Movie Review: Free Fire is an unrelenting shoot-out with fun characters
Director: Ben Wheatley
Writers: Amy Jump (screenplay), Ben Wheatley (screenplay)
Stars: Sharlto Copley, Brie Larson, Armie Hammer, Jack Reynor, Cillian Murphy
Synopsis: Set in Boston in 1978, a meeting in a deserted warehouse between two gangs turns into a shootout and a game of survival.
Of its 90-minute run time, there is perhaps a total of 16 minutes where there is not a gun being fired. So if the idea of an A-List cast shooting at each other in warehouse excites you, then you will absolutely have a blast (no pun intended) watching the latest Ben Wheatley production.
Films that take place in one central location are very hard to do, especially for a film that is mostly a chaotic shoot-out, because keeping the audience engaged can be a challenge. That said, when this idea flourishes, it’s usually because of the acting involved and Free Fire certainly falls into that camp. Whoever was in charge of the casting should get a raise. Each main character has their moments to shine, and their dynamics with one another makes for an overall better experience – and it some ways adds a sense of realism. By realism, I mean that nobody here has the aim of Deadshot, who couldn’t miss if you paid him too. Additionally, in shootout movies, often times there is that one person who wants to be a hero, but in Free Fire the characters move around to protect themselves. Brie Larson, Armie Hammer, Shartlo Copley, Cillian Murphy and Jack Reynor are all having fun in this shootout.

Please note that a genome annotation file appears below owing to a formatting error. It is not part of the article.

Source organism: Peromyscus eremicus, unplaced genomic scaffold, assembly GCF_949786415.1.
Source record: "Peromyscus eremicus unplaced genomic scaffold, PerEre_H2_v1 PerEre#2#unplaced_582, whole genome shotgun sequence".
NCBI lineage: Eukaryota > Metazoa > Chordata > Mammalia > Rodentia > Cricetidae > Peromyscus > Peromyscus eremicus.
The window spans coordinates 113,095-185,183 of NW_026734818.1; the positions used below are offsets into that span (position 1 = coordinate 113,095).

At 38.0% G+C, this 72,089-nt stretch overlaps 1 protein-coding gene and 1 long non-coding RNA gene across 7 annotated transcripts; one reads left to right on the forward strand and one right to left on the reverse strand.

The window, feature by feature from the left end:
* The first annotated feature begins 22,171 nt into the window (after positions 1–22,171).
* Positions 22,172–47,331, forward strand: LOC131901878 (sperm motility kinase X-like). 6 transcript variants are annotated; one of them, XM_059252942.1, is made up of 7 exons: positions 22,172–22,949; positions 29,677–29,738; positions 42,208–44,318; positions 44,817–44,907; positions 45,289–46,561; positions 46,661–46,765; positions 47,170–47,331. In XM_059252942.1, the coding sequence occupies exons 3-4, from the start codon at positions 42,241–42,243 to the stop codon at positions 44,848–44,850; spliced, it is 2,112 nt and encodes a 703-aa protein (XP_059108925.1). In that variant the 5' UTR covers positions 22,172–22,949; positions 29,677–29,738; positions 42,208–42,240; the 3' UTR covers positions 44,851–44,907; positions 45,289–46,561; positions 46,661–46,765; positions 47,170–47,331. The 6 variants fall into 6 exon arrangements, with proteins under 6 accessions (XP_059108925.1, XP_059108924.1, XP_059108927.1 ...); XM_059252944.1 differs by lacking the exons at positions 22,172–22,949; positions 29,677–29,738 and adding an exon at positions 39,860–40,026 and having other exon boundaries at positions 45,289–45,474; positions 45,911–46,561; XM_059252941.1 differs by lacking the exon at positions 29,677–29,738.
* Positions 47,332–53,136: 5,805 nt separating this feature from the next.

While the film does have its fun, it’s far from perfect and there were several elements that threw me off. My guess is that no matter what city you reside in, if you heard a plethora of bullets going off you would call the police. If you were involved in this shootout – maybe you would treat it like an escape room. However, the questions Free Fire raises as to how people would truly respond to this film goes unanswered. Sure, Free Fire is a genre film looking to have fun – which I did – but it was hard to ignore certain contrivances that happen here and there.
On top of engaging characters, the cinematography is extremely well balanced here giving us multiple perspectives without giving us any migraines like Resident Evil: The Final Chapter did. Wheatley uses the camera effectively and draws us into the action well with his aesthetics.
Is Free Fire for everybody? No, but the film executes its premise much better than The Belko Experiment and it is another solid base hit from my favorite film studio, A24.
Overall Grade: B-
Hear our podcast review, coming soon. Stay tuned.